5D Mark IV should you buy it?

On Thursday August 25th Canon released the 5D Mark IV with a 30 Mega Pixel count, 4K video and a shooting speed of 7 Frames per second, should you buy it?. While all these aren’t new to the camera industry there is one featured I’d like to highlight 1st.

Dual Pixel Raw

Dual-Pixel RAW gives you the ability to choose focus in post, because as you may or may not know RAW files,  keep all the information that the camera processes at the initial time of capture. With Dual-Pixel RAW, you can take an image, and even though you had one object in focus, you can change the object of focus to something else. I believe this is a feature that’s going to used by a lot of people.

Dual Pixel Raw can produce a bit of laziness on the part of photographer, because now you’re not dependent on your skill, but you’re dependent on fixing everything in post. I’m sure there’s going to be some limitations, so we have to definitely test this thoroughly in the field.



The addition of 4k to the Mark IV was to me necessary with just about all cameras today sporting 4k video capture (including the iPhone 6s). 4K videos been around for at least the last four years and Canon has finally put this into their pro-consumer cameras like the 5D series or even the 1DS. This is a feature that was out in their professional video series for awhile, but now it’s the first time they’ve introduced them to a digital SLR body.

It’s quite clear that the 5D series is definitely a flagship for Canon, because it was the first to do video — back in 2008 when the Mark II was released — and now it’s the first in its class to do 4K video. It isn’t just pro-consumer 4K, which is 3840 by 2160, but it also supports cinema 4K, which is 4096 by 2160. That’s going to be a bonus for a lot of people. Hopefully the Canon, the camera can record a higher resolution, or higher data-rate through an external recorder, and we’re not just going to be dependent on recording to the memory card.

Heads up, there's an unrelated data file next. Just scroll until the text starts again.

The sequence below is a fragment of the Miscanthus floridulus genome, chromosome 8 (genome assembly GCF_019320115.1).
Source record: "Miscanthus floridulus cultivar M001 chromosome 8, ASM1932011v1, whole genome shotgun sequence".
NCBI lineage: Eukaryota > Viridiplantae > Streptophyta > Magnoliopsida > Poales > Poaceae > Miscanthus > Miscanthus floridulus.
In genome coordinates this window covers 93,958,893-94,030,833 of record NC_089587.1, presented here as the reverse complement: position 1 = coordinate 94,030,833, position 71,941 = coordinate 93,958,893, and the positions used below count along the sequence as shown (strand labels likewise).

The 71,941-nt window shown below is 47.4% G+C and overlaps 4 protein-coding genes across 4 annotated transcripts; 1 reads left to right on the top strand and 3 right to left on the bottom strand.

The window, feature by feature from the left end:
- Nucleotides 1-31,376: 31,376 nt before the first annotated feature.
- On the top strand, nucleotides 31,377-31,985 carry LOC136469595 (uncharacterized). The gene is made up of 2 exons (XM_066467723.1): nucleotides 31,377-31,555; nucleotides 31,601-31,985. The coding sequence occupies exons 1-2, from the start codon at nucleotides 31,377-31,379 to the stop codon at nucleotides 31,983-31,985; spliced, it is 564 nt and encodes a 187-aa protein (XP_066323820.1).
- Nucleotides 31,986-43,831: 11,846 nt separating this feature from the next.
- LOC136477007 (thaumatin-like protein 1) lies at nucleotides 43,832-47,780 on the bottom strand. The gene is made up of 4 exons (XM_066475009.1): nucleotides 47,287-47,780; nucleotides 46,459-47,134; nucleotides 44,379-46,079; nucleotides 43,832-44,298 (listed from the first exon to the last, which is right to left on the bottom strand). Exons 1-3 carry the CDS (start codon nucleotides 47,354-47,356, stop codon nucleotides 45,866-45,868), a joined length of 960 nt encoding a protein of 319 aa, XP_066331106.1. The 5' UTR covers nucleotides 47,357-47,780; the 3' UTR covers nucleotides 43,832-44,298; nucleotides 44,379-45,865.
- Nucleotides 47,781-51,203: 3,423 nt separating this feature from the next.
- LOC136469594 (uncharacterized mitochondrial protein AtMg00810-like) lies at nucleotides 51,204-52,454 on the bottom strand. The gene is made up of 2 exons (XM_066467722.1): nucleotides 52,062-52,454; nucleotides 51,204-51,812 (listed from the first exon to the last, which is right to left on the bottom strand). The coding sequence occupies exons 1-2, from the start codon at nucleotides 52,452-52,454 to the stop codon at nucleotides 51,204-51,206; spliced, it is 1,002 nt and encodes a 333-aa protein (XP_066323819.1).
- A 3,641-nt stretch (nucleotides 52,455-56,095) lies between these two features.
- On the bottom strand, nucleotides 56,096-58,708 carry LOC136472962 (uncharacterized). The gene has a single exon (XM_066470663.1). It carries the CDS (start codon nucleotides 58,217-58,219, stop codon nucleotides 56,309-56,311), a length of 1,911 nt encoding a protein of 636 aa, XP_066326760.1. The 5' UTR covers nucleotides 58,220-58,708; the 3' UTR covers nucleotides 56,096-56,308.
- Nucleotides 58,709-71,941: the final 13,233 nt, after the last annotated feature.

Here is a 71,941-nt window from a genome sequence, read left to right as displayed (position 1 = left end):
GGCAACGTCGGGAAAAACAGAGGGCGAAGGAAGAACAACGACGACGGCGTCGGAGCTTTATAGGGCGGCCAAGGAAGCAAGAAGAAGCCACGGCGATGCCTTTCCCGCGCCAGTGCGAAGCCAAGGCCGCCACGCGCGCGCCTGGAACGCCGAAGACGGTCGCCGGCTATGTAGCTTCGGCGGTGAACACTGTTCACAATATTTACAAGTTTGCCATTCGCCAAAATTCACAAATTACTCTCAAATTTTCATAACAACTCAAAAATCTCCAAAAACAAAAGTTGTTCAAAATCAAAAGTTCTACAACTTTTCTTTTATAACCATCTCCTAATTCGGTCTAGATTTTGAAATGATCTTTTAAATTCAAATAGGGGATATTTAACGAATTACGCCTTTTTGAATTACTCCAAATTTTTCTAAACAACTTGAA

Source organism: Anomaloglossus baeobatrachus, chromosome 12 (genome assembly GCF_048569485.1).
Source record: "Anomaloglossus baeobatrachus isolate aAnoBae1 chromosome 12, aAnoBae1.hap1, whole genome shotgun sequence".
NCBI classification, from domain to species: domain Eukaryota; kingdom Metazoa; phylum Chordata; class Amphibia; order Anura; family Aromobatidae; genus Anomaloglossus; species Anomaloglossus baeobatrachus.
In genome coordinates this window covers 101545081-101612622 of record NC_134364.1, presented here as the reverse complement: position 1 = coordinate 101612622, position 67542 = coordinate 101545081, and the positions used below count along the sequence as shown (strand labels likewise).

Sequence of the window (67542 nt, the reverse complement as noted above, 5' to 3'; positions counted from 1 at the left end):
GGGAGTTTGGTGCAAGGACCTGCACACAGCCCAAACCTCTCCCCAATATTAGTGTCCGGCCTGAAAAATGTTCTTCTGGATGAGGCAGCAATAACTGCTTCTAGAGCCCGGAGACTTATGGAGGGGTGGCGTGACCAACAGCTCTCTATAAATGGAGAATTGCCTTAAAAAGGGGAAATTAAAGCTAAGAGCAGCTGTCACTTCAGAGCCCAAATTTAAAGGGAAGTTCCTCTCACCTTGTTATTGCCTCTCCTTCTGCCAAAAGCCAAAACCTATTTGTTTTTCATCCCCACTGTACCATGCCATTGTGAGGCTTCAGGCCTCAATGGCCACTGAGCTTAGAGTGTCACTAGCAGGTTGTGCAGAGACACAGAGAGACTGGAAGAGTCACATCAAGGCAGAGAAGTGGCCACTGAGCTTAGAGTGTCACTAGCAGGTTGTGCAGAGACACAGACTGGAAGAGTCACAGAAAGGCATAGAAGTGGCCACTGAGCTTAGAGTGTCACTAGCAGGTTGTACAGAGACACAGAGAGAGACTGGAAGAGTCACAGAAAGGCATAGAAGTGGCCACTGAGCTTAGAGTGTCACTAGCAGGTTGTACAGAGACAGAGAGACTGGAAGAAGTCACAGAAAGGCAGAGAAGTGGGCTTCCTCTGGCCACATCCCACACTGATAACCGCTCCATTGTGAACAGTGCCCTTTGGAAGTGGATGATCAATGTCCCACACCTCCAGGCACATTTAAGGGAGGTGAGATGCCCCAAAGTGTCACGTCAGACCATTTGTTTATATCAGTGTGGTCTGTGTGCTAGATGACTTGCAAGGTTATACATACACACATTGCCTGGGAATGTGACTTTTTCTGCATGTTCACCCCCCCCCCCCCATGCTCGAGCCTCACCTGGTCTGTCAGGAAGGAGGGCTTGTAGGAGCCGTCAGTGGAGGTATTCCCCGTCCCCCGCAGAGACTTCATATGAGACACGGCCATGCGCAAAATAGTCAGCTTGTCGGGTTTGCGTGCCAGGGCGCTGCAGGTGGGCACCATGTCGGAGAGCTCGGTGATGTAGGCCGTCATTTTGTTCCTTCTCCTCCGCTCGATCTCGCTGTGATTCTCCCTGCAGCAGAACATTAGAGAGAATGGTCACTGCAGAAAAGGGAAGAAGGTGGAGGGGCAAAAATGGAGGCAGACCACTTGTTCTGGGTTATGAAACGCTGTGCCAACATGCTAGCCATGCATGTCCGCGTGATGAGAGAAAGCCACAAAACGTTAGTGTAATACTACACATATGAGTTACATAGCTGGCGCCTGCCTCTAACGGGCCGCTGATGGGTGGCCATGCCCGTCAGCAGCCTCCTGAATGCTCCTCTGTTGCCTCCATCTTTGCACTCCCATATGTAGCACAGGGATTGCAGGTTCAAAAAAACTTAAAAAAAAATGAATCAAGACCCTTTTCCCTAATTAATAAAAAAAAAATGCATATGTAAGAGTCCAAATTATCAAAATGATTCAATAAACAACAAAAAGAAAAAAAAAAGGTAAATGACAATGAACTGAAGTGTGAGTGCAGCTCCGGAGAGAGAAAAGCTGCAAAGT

This video below covers the video features of the 5D Mark IV

30 Megapixel of Raw data

At the time of creating this post (Monday August 29th) the latest Adobe Lightroom, Photoshop and Affinity Photo could not edit the Raw files from the 5D Mark IV. This isn’t because the 30 Mega pixels size but because the camera is so new these companies need to update their software. However I will do a follow up on this and post the RAW image editing abilities. (see video below for the error)

The video below covers details on the still features of the 5D Mark IV watch it to get even more in depth information on this flagship camera.

The Verdict

Should you buy the Mark IV? The Short answer: if you are even consider it and can afford it yes. However if you have just started in photography and are looking for more resolution and a better camera there are countless others at lower prices that will do just fine. The 5D Mark III is a good camera to buy if you want to keep your budget under $3000, Fuji Xt2 is another great camera, also the 7D Mark II is great if you want speed but not a full frame sensor. However if you want something to replace your aging 5D Mark II, and you want 4k video and can afford the $3809 (with tax) price tag by all means pre-order the 5D Mark IV because on paper it’s worth it.

What Should I Charge for a Wedding

Wedding pricing factors